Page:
Why I call myself Agnostic (and not Atheist)

As a fairly recent questioner of religion, I’ve really been enjoying Hemant Mehta’s (the Friendly Athiest) The Athiest Voice series. However, I kind of disagreed with his recent video “What’s the Deal with Agnosticism?”, in which he said that agnosticism wasn’t a solid middle ground but instead “it’s just wishy washy. Take a side.”
I identify as agnostic. While I think I get his point, the video left me feeling misunderstood.
So in the interest of being understood – here are some reasons I don’t currently identify as atheist:

1) I only recently left a certainty that I now believe is wrong; I’m hesitant to embrace another certainty. This may sound like wishy washiness, but it feels like caution.
2) I just left a very dogmatic religion. I’m not ready to be a dogmatic atheist. The atheists who debate against god’s existence are not the only ones, but they are the most visible. I just want to live and let live for awhile. Including letting myself live in the space of uncertainty
3) I feel like I don’t have enough evidence to be certain there is no ‘power’ or ‘force’ even though I feel fairly certain it can’t be the Christian God, or any sort of omnipotent all good being. (I identify as an agnostic seeker, so I’m still gathering evidence and considering this question). I just don’t feel certain there is nothing out there. There seems to be evidence both ways. I haven’t examined more than a fraction of it yet. If you have, great! I haven’t.

Basically what I’m saying is, I’m a new agnostic (atheist leaning), and there are plenty more like me, just beginning to question the religion of their childhood. Some agnostics might be wishy washy, but I feel that agnosticism is the best place for some of us.
I hope that atheists and theists alike can give people like me some space to think for ourselves and come to our own conclusions, in our own time and without having to worry about judgment from either side.

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6 thoughts on “Why I call myself Agnostic (and not Atheist)

  1. Lana

    What you are saying makes sense to me. To me it seems obvious that we are creatures trapped in time (I should say, I don’t really believe time exists but rather insists, but that time is perception, and we cannot perceive except in sequents of events, so therefore we are trapped in time rather than the bigger picture). It also seems obvious to me that we are trapped in our five, possible six senses if we count consciousness as a perception. We can’t fly. We can’t hear the highest tones. We can say loads of frequencies. Things appear solid that are not actually solid, such that we cannot walk through walls thanks to our frequencies. I guess what I am saying is that humans have enormous limits. We are trapped to the ground, like it or not. And we are trapped to our mind and the limits of our senses and constructions of our minds therein. So there is no way anyone can say with certainty that a God or God force does not exist, because we are pretty trapped. To me saying swearing there is no God would be like like a colored blind soecies swearing hat color does not exist. Really, we are trapped.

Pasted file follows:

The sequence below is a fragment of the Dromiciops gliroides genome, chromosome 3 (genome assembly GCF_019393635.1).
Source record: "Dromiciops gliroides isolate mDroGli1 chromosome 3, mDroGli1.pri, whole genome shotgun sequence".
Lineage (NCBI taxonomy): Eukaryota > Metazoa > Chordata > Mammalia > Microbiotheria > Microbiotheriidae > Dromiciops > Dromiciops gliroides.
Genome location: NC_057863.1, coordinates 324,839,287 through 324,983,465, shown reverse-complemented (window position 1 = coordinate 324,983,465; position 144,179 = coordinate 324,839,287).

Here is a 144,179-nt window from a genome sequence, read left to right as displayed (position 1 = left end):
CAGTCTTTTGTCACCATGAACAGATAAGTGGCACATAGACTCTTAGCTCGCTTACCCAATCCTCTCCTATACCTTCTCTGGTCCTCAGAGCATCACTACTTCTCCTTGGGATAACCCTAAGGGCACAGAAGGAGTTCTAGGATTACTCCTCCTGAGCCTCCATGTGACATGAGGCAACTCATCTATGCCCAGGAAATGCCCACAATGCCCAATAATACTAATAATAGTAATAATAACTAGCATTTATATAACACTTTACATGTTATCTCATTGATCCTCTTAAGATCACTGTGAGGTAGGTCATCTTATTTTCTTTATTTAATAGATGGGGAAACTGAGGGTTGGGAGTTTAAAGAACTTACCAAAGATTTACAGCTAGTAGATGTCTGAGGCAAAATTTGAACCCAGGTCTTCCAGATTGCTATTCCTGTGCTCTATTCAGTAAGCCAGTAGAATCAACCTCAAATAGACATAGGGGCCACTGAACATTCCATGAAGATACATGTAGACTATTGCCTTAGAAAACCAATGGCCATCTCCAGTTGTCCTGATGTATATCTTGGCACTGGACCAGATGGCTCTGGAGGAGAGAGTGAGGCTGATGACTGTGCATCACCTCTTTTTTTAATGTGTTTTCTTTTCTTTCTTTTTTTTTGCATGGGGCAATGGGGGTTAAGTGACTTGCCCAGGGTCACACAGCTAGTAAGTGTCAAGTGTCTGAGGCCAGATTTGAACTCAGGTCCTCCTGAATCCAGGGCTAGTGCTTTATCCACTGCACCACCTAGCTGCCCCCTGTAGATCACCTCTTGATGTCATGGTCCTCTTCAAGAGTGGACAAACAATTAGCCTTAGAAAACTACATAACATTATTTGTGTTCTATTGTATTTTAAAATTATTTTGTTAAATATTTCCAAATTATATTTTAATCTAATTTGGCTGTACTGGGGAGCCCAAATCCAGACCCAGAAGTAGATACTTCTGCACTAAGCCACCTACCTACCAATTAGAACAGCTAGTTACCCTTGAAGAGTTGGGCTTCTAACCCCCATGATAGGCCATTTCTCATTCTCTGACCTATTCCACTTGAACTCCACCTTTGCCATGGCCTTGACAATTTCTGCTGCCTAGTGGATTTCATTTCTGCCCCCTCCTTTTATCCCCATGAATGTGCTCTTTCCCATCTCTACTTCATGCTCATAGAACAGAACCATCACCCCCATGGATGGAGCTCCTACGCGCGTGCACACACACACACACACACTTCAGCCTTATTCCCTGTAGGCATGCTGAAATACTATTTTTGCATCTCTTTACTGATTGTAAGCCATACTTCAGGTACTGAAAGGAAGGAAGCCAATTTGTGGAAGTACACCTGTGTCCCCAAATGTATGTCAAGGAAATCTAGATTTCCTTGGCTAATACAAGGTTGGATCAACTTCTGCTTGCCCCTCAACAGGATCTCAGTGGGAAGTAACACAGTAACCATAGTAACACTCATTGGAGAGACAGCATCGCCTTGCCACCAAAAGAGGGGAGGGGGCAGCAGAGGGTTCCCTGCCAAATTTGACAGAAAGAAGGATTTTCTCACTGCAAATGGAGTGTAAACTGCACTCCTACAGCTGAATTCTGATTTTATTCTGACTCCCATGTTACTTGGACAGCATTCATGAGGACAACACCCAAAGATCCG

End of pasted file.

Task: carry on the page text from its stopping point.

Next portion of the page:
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  2. jesuswithoutbaggage

    I applaud your taking a stand as an agnostic seeker rather than giving in to dogmatic atheists; they can have many of the same negative traits as dogmatic fundamentalists. Grow and learn and enjoy the journey!

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  3. Nick E

    I am also what you would call a seeker-agnostic, and I believe that it is a religion in itself. Why must we pretend to know for a fact what is beyond death when we can accept that we will never truly know without experiencing death first hand? Leave the possibilities open! Why say that one god is the “right god” over another when there is no proof of either? That goes also for denying the presence of a god, for there is also no definitive proof that that is the truth either. I don’t believe there needs to be a god for humans to act morally. People should enjoy their lives while they can and work on becoming the best people they can be rather than fighting and killing each other over arguments they can’t prove. The way I see it, our beliefs are not “wishy washy”, because I can only be sure of something if there are facts supporting it, and neither atheists nor theists can provide legitimate proof that their counterparts are false. A lack of strong representation should not define the validity of our beliefs. Keep your mind open, think freely, and enjoy life 🙂

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  4. mary

    Amen! I’m only beginning to be able to say… maybe there isn’t a god… certainly not one we can claim any certainty about. My family is deeply religious so I don’t want to offend them but their god seems a lot like believing in Santa Claus with the same naughty and nice list. I totally believe in humans needing a place to encourage more kindness. I don’t care what other people believe as long as it makes them a better person but I can’t help feeling like a senior in HS with everyone around me still believing in Santa Claus. I don’t believe I will ever want the label of atheist simple because I have such a negative view so them being mean. (I’m sure there are many gentle ones too but I see the mean ones more often). Thanks for being brave. Seeking Agnostics totally need a place on the web.

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  5. Pingback: Reasons I Questioned and Ultimately Left Christianity | Lana Hobbs the Brave

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